Objectives: The aim of this study was to investigate the frequency of viral nucleic acid detection in the myocardium of human immunodeficiency virus (HIV)-infected children to determine whether an association exists with the development of heart disease.
Background: As improved medical interventions increase the life expectancy of HIV-infected patients, increased incidences of myocarditis and dilated cardiomyopathy (DCM) are becoming more apparent, even in patients without clinical symptoms.
Methods: Myocardial samples were obtained from the postmortem hearts of 32 HIV-infected children and from 32 age-matched controls consisting of patients with structural congenital heart disease and no myocardial inflammation and no cardiac or systemic viral infection. The hearts were examined histologically and analyzed for the presence of viral sequences by polymerase chain reaction (PCR) or reverse transcription-PCR.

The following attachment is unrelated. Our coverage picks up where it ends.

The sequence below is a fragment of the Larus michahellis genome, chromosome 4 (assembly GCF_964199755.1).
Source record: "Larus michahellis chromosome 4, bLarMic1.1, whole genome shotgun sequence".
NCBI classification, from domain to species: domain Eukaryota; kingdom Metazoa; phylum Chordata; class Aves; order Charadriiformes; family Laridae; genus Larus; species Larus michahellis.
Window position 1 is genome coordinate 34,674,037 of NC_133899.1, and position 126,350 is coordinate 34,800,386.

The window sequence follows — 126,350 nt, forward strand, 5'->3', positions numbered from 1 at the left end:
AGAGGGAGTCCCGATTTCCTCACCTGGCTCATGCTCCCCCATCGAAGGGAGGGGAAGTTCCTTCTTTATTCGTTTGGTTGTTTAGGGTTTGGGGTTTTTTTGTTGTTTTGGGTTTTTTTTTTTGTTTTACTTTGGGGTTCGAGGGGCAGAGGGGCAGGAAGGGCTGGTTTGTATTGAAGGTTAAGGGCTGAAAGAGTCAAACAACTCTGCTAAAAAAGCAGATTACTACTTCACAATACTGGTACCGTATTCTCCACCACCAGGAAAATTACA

Results: Myocarditis was detected histologically in 11 of the 32 HIV-infected patients, and borderline myocarditis was diagnosed in another 13 cases. Infiltrates were confined to the epicardium in two additional hearts. Virus sequences were detected by PCR in 11 of these 26 cases (42.3%); adenovirus in 6, CMV in 3 and both adenovirus and CMV in 2. Two cases without infiltrates were also positive for adenovirus: one had congestive heart failure (CHF) and the other adenoviral pneumonia. No other viruses were detected by PCR, including HIV proviral DNA. All control samples were negative for all viruses tested.
Conclusions: These data suggest that the presence of viral nucleic acid in the myocardium is common in HIV-infected children, and may relate to the development of myocarditis, DCM or CHF and may contribute to the rapid progression of HIV disease.